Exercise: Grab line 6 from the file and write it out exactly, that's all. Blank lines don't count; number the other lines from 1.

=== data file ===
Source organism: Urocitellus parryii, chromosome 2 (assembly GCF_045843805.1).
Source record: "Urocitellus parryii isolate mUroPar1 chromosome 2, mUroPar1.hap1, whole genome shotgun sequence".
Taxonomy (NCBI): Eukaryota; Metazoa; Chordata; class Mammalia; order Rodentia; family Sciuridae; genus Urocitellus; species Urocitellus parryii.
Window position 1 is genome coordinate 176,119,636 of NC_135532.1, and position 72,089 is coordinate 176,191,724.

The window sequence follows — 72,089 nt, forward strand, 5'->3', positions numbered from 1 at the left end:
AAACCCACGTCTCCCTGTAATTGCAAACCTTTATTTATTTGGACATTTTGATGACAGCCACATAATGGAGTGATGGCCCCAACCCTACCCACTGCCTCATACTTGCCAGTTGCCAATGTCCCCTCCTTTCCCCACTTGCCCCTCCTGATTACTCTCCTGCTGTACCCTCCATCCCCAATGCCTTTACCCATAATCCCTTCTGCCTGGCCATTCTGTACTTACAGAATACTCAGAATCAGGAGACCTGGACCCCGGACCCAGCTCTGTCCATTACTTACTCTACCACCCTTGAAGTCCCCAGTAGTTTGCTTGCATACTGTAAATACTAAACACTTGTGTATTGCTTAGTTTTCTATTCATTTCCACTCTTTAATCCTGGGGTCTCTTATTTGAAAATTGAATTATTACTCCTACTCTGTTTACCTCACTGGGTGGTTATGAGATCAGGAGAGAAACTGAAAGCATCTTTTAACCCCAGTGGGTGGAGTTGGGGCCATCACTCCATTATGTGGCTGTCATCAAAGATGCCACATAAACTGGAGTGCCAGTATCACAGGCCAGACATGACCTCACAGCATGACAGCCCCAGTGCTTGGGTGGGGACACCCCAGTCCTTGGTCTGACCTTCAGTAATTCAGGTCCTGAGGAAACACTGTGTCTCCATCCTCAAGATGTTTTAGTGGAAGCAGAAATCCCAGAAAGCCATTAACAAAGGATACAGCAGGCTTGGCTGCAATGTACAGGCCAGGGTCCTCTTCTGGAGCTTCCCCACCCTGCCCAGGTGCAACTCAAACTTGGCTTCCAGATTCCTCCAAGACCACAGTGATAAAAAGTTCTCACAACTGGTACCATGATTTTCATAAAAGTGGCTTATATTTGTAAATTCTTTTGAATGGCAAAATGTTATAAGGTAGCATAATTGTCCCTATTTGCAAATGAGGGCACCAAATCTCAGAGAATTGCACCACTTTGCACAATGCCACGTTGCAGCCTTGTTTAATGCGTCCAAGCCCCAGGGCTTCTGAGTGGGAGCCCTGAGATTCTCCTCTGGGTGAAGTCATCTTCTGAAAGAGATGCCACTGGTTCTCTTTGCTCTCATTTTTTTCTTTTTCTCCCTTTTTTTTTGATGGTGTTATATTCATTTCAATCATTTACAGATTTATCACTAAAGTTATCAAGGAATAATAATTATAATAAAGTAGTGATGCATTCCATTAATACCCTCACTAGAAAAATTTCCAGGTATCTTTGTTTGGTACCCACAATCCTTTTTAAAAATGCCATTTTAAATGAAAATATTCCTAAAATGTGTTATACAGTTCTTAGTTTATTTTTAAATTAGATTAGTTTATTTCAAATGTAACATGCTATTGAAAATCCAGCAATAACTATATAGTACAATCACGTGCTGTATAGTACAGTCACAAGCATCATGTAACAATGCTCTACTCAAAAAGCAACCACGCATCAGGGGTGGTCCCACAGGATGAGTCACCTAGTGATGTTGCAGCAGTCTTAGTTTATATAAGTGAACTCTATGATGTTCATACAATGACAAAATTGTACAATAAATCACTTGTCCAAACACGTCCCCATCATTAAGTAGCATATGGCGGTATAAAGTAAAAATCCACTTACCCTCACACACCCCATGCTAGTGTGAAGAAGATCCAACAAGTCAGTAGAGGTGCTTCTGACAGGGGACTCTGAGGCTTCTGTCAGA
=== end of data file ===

AAACCCACGTCTCCCTGTAATTGCAAACCTTTATTTATTTGGACATTTTGATGACAGCCACATAATGGAGTGATGGCCCCAACCCTACCCACTGCCTCATACTTGCCAGTTGCCAATGTCCCCTCCTTTCCCCACTTGCCCCTCCTGATTACTCTCCTGCTGTACCCTCCATCCCCAATGCCTTTACCCATAATCCCTTCTGCCTGGCCATTCTGTACTTACAGAATACTCAGAATCAGGAGACCTGGACCCCGGACCCAGCTCTGTCCATTACTTACTCTACCACCCTTGAAGTCCCCAGTAGTTTGCTTGCATACTGTAAATACTAAACACTTGTGTATTGCTTAGTTTTCTATTCATTTCCACTCTTTAATCCTGGGGTCTCTTATTTGAAAATTGAATTATTACTCCTACTCTGTTTACCTCACTGGGTGGTTATGAGATCAGGAGAGAAACTGAAAGCATCTTTTAACCCCAGTGGGTGGAGTTGGGGCCATCACTCCATTATGTGGCTGTCATCAAAGATGCCACATAAACTGGAGTGCCAGTATCACAGGCCAGACATGACCTCACAGCATGACAGCCCCAGTGCTTGGGTGGGGACACCCCAGTCCTTGGTCTGACCTTCAGTAATTCAGGTCCTGAGGAAACACTGTGTCTCCATCCTCAAGATGTTTTAGTGGAAGCAGAAATCCCAGAAAGCCATTAACAAAGGATACAGCAGGCTTGGCTGCAATGTACAGGCCAGGGTCCTCTTCTGGAGCTTCCCCACCCTGCCCAGGTGCAACTCAAACTTGGCTTCCAGATTCCTCCAAGACCACAGTGATAAAAAGTTCTCACAACTGGTACCATGATTTTCATAAAAGTGGCTTATATTTGTAAATTCTTTTGAATGGCAAAATGTTATAAGGTAGCATAATTGTCCCTATTTGCAAATGAGGGCACCAAATCTCAGAGAATTGCACCACTTTGCACAATGCCACGTTGCAGCCTTGTTTAATGCGTCCAAGCCCCAGGGCTTCTGAGTGGGAGCCCTGAGATTCTCCTCTGGGTGAAGTCATCTTCTGAAAGAGATGCCACTGGTTCTCTTTGCTCTCATTTTTTTCTTTTTCTCCCTTTTTTTTTGATGGTGTTATATTCATTTCAATCATTTACAGATTTATCACTAAAGTTATCAAGGAATAATAATTATAATAAAGTAGTGATGCATTCCATTAATACCCTCACTAGAAAAATTTCCAGGTATCTTTGTTTGGTACCCACAATCCTTTTTAAAAATGCCATTTTAAATGAAAATATTCCTAAAATGTGTTATACAGTTCTTAGTTTATTTTTAAATTAGATTAGTTTATTTCAAATGTAACATGCTATTGAAAATCCAGCAATAACTATATAGTACAATCACGTGCTGTATAGTACAGTCACAAGCATCATGTAACAATGCTCTACTCAAAAAGCAACCACGCATCAGGGGTGGTCCCACAGGATGAGTCACCTAGTGATGTTGCAGCAGTCTTAGTTTATATAAGTGAACTCTATGATGTTCATACAATGACAAAATTGTACAATAAATCACTTGTCCAAACACGTCCCCATCATTAAGTAGCATATGGCGGTATAAAGTAAAAATCCACTTACCCTCACACACCCCATGCTAGTGTGAAGAAGATCCAACAAGTCAGTAGAGGTGCTTCTGACAGGGGACTCTGAGGCTTCTGTCAGA